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Economic Relief – Beware of Payback Traps

By Daniel Van Schoiack, CPA

Last week’s article outlined two forms of relief available to business, nonprofit organizations and churches who have experience economic hardship from the COVID-19 restrictions: the PAYROLL
PROTECTION PLAN (PPP) and the Economic Injury Disaster Grant (EIDL). Both of these programs were part of the recently passed CARES ACT by congress and administered by the SBA.

Generally a business or nonprofit organization with 500 or less employees can apply for both of these relief programs. However, there is a trap, the amount of proceeds from the PPP that are equal to the amount of an EILD Grant must be paid back per section 1110(e)(6) of the CARES ACT . But as a result of last week’s crash of the EIDL Grant program, that might not be a big concern to some applicants.

Originally, the maximum amount of the EIDL Grant was $10,000 per applicant. However, due to the overwhelming number of applicants, e-mails have been sent out stating that the maximum amount of the grant will now be $1,000 per employee of each recipient. As previously mentioned, the proceeds from the PAYCHECK PROTECTION PROGRAM are also subject to repayment for failure to maintain or restore average number of employees and total wages to a prior base period. Also, since 75% of the proceeds from PPP must be used for payroll cost, it is important to monitor and account for the funds in a separate bank account.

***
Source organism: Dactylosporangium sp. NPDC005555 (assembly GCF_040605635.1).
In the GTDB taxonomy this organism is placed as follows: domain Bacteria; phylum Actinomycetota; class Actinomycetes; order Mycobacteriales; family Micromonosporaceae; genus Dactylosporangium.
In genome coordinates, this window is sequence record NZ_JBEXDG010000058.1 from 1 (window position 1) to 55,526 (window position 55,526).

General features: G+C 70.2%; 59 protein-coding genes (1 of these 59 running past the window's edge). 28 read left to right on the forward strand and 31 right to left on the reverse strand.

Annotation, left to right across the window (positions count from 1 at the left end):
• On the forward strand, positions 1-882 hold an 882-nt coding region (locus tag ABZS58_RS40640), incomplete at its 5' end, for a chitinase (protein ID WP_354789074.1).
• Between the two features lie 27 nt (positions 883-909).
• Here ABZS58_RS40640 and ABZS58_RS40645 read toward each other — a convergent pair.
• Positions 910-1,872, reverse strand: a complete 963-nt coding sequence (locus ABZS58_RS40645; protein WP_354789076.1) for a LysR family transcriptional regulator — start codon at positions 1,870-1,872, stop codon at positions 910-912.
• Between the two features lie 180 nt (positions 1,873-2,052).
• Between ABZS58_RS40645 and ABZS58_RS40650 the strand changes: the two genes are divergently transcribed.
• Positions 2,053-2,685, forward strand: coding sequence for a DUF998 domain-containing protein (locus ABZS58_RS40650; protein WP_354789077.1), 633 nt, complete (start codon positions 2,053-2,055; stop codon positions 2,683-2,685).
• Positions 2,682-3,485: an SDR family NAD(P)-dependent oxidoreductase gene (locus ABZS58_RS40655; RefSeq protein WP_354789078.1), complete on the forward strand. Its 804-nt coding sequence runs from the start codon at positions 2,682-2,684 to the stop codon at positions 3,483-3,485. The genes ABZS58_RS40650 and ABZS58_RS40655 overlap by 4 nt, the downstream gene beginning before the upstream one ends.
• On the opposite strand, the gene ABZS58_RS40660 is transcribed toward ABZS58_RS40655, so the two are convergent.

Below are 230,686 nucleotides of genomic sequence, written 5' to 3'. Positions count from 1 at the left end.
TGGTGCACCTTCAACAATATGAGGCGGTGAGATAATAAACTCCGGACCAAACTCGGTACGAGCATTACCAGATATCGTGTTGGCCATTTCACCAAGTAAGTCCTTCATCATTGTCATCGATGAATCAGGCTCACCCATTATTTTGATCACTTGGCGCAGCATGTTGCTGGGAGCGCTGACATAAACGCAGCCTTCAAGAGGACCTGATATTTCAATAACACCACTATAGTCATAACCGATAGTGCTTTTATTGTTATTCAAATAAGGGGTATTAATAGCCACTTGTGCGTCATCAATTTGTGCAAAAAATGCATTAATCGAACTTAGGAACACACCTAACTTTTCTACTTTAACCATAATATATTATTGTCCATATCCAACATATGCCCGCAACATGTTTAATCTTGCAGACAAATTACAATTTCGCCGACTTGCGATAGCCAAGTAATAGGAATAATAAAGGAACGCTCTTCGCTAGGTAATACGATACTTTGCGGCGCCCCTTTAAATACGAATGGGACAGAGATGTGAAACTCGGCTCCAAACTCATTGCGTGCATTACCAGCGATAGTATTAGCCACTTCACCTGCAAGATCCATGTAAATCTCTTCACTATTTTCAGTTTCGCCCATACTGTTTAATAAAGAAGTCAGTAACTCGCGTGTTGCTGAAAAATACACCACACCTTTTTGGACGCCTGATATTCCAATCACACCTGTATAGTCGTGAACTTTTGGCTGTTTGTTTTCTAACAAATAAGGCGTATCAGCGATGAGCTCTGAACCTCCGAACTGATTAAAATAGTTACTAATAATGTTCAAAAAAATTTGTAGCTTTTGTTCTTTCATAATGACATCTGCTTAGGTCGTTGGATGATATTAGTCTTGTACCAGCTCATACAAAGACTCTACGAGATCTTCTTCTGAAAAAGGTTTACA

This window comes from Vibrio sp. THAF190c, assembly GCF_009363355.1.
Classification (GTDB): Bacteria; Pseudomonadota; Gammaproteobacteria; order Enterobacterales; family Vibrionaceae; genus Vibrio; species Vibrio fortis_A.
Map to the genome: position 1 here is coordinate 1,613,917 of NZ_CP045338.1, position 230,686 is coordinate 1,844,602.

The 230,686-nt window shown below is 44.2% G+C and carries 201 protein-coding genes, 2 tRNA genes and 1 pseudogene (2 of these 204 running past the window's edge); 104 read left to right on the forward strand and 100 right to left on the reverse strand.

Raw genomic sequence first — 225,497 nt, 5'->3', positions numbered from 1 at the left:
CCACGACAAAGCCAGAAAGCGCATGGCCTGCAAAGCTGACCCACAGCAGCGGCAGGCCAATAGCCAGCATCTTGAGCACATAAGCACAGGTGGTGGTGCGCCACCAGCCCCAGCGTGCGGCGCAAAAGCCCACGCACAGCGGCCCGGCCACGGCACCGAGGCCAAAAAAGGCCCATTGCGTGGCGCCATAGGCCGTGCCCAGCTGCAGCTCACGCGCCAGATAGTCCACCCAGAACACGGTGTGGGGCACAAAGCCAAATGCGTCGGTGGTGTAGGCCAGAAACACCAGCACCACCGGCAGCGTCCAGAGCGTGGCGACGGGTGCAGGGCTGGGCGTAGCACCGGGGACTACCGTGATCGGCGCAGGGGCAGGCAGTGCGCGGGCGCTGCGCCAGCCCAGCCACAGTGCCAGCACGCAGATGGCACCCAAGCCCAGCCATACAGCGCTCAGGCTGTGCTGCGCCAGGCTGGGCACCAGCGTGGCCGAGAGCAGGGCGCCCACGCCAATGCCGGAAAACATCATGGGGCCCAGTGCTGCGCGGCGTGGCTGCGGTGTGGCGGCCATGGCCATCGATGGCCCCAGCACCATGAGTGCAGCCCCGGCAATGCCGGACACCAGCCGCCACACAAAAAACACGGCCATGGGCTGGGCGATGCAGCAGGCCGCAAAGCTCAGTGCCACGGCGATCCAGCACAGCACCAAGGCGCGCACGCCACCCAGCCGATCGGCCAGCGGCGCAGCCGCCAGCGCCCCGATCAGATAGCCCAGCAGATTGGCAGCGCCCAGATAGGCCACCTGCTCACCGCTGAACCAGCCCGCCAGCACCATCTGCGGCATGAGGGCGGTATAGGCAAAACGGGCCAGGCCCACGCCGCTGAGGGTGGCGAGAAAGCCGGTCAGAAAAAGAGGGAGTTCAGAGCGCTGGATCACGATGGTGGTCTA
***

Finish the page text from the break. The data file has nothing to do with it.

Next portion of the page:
As an alternative to applying for the PAYROLL PROTECTION PLAN, a qualifying employer can use the EMPLOYEE RETENTION CREDIT where relief is immediate as a credit against federal payroll taxes. The credit applies to 50% of wages from March 13 through December 31, 2020. The credit can be applied to a maximum of $10,000 in wages, therefore the maximum credit allowed is $5,000. The credit can be applied on any federal payroll reporting Form 941 beginning with the 2nd quarter of 2020. An employer may also request an advance payment for the credit by submitting Form 7200.

It is important to note that an employer may not use both the PAYROLL PROTECTION PLAN and the EMPLOYEE RETENTION CREDIT without triggering a repayment . While the PPP might provide a greater dollar amount of benefits, those who apply must be aware of the payback traps that come with it. We are still waiting for clarification from the SBA on how some of the payback provisions will apply.

Daniel Van Schoiack CPA, is a member of the American and Oregon Society of CPA’s. He can be reached at 541-676-9971 or at danielrvan@yahoo.com.


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